CHRIS CHRISTIE, THE outgoing governor of New Jersey, has repeatedly told the story of a law school classmate who died of an overdose after getting hooked on oxycodone prescribed for back pain. A recently released final report from the President's Commission on Combating Drug Addiction and the Opioid Crisis, which Christie chaired, wrongly implies that such cases are typical.
"A widely held and supportable view is that the modern opioid crisis originated within the healthcare system," the report says; the problem began with "a growing compulsion to detect and treat pain."
According to this narrative, doctors in the late 1990s began to underestimate the risk of addiction and overdose among patients prescribed narcotics for pain. Responding to advocacy on behalf of pain patients and deceptive marketing by drug companies, they supposedly began prescribing opioids left and right, leading to a surge in "iatrogenic addiction" (addiction caused by treatment) and overdose deaths.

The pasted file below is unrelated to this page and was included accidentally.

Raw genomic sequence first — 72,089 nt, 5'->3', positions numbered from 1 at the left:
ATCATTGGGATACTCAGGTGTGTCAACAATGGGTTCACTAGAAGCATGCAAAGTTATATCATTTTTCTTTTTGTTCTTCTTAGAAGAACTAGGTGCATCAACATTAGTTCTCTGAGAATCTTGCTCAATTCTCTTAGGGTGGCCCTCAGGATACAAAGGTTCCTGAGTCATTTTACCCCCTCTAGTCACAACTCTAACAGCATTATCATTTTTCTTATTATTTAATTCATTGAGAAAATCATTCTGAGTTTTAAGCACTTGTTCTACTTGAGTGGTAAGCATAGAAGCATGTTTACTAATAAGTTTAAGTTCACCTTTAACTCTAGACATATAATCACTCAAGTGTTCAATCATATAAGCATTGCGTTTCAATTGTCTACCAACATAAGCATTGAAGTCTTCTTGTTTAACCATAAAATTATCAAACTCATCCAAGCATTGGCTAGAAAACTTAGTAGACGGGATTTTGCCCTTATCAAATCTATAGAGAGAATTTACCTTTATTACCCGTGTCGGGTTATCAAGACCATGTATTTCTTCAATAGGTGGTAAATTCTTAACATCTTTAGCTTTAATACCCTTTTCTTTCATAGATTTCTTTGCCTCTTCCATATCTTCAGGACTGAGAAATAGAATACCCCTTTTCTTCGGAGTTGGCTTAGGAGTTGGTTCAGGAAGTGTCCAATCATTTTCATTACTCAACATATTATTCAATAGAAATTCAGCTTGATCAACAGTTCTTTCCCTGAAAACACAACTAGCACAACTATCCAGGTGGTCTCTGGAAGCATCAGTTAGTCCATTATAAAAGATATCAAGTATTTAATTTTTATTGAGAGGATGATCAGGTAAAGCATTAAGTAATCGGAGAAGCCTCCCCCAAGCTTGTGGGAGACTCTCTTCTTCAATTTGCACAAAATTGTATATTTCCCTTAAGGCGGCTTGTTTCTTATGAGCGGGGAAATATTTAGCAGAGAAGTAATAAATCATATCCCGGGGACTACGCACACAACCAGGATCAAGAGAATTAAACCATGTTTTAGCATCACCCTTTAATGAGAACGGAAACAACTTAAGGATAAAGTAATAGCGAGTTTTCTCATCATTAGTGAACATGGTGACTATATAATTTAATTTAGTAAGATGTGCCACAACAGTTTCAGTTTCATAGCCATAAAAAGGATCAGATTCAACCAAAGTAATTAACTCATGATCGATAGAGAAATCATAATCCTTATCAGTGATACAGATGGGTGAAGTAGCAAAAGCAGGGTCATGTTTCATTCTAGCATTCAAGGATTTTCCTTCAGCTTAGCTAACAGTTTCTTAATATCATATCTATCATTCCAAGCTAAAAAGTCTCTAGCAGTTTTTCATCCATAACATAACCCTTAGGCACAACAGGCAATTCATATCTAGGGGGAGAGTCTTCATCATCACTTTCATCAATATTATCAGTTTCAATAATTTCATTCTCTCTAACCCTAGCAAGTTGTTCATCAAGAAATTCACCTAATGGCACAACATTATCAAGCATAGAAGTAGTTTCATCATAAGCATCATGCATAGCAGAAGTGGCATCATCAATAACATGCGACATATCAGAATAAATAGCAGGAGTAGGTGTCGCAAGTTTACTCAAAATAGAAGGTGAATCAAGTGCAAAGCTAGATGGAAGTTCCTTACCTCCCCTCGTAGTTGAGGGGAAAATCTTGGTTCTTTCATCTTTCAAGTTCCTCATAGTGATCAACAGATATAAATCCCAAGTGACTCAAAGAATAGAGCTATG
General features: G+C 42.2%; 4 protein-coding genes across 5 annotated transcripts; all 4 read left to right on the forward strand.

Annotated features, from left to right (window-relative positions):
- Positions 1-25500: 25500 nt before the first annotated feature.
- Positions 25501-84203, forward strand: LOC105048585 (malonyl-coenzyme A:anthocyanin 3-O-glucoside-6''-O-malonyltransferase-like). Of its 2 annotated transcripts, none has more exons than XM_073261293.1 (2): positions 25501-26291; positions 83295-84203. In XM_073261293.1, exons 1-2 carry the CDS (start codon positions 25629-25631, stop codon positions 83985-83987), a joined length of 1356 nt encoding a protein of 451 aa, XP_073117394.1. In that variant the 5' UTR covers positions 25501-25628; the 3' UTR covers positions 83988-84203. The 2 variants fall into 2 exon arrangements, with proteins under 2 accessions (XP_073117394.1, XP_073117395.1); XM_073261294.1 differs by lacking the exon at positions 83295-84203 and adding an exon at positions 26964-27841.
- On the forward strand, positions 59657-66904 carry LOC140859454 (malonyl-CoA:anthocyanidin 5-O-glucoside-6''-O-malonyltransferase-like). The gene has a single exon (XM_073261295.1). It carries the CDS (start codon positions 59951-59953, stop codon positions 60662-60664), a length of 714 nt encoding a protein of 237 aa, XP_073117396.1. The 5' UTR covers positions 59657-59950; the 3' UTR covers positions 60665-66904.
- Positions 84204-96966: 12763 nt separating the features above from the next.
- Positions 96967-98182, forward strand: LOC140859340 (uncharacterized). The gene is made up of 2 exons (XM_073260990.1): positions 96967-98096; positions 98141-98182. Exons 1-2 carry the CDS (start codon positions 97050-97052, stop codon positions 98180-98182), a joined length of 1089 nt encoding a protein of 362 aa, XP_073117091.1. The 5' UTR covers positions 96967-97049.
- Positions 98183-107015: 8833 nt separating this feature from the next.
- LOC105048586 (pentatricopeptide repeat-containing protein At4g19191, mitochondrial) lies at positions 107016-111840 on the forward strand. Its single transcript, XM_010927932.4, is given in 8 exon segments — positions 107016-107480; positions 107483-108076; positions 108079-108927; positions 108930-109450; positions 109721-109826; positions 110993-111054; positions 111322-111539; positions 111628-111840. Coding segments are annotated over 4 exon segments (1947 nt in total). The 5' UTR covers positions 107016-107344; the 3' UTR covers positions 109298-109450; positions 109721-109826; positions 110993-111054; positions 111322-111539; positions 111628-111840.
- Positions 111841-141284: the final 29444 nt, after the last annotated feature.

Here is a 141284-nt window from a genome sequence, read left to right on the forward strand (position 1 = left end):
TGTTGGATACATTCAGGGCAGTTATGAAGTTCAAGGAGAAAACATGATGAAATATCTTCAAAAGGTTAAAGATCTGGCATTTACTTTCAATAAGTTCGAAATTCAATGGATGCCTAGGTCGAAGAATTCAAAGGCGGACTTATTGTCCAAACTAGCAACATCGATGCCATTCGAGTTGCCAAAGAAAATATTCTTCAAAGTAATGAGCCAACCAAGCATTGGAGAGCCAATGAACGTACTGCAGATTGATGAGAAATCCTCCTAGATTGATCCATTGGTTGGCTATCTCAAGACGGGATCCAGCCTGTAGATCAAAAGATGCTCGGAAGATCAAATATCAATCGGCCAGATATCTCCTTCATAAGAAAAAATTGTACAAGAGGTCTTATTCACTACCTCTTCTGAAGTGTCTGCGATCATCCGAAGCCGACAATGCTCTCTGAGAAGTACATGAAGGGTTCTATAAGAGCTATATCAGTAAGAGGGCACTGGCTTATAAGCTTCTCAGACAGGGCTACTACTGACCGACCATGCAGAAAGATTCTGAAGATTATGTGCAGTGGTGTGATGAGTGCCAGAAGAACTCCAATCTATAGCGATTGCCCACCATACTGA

To correct that disastrous mistake, the Christie commission says, doctors need to worry less about the suffering caused by untreated pain and more about the dangers posed by painkillers. But that conclusion is fundamentally misguided, because the commission's explanation is wrong in several crucial ways.
Opioid addiction and opioid-related deaths typically involve multi-drug users with histories of substance abuse and psychological problems, not drug-naive patients who accidentally get hooked while being treated for pain. Attempts to prevent overdoses by closing off access to legally produced narcotics make matters worse for both groups, depriving pain patients of the analgesics they need to make their lives bearable while driving nonmedical users into a black market where the drugs are more variable and therefore more dangerous.
As Nora Volkow, director of the National Institute on Drug Abuse, noted in a 2016 New England Journal of Medicine article, "addiction occurs in only a small percentage of persons who are exposed to opioids--even among those with preexisting vulnerabilities." A 2010 review found that less than 1 percent of patients taking opioids for chronic pain experienced addiction. A 2012 review likewise concluded that "opioid analgesics for chronic pain conditions are not associated with a major risk for developing dependence." Volkow found that "rates of carefully diagnosed addiction have averaged less than 8% in published studies."
The risk of fatal overdose...